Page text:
All Blacks putting religious differences aside

all blacks

Sonny Bill Williams says the All Blacks have evolved during his decade with the team.

They can now put aside differences including religion and speaking openly about personal struggles is the norm,

“I think the cool thing in the last 12 months is a lot of boys in the team are real, speak their mind, but it’s not always just the picture-perfect things. We talk about the hardships that we face and overcome,” Williams said.

“Obviously for me, I’m a Muslim, Jack Goodhue is a Christian, some boys don’t believe in faith, we all put these differences aside for the betterment of the individual.”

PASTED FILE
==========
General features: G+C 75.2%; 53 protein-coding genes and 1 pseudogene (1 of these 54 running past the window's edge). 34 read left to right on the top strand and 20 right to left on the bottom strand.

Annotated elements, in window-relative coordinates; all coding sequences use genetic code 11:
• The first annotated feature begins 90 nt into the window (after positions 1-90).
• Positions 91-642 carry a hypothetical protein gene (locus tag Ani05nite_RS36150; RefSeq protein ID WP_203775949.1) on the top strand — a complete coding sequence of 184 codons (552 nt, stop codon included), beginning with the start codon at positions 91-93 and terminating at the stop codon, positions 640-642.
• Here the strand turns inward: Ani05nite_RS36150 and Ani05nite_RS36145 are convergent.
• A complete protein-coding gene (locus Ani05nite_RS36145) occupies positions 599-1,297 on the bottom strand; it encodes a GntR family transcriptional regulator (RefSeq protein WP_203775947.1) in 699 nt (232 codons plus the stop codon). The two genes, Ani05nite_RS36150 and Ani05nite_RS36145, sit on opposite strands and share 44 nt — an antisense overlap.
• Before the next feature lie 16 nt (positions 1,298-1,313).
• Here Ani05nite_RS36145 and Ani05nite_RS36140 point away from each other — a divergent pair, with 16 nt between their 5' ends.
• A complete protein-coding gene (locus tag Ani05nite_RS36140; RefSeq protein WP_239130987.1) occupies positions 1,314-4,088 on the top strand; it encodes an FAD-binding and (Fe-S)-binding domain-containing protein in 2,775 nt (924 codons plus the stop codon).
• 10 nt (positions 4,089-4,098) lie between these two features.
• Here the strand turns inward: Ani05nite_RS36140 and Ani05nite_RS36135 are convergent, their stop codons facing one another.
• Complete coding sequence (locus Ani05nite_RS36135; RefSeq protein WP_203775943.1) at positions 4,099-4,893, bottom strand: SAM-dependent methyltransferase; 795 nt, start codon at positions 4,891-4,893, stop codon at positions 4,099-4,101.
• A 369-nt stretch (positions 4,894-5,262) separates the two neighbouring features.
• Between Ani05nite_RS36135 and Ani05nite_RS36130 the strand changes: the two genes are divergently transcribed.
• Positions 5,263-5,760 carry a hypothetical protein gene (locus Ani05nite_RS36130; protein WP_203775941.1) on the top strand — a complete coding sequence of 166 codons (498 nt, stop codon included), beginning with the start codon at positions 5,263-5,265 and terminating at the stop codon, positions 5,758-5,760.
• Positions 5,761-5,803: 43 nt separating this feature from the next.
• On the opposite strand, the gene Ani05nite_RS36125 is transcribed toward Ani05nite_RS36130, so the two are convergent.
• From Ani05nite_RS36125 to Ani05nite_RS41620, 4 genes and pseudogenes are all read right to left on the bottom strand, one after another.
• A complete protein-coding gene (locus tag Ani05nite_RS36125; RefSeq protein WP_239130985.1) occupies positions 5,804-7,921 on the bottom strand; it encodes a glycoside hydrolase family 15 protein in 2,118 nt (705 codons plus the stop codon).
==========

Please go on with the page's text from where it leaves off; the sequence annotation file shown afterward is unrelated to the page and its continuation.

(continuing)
Williams felt that the current state of affairs made the team stronger.

“I think that’s the cool thing that we have in the All Blacks at the moment,” he said.

“For myself, it has probably evolved, you know I’ve been in this team, in and out, for ten years and I don’t know if I could have had the conversations that I probably had today with a couple of the boys ten years ago.

Williams also spoke about how important his faith was in his preparation.

“I’m a religious man, and I believe all my blessings come from the creator,” he said. “I try and live and move in a way where I create space for people to come into my light, and I try to affect people in a positive way.”

Auckland University’s Caleb Marsters and Dr Jermaima Tiatia-Seath have conducted a study into young Pacific Island players and their mental health.

The study shows that shows religion is a crucial factor in the wellbeing of young Pacific men.


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News category: New Zealand.

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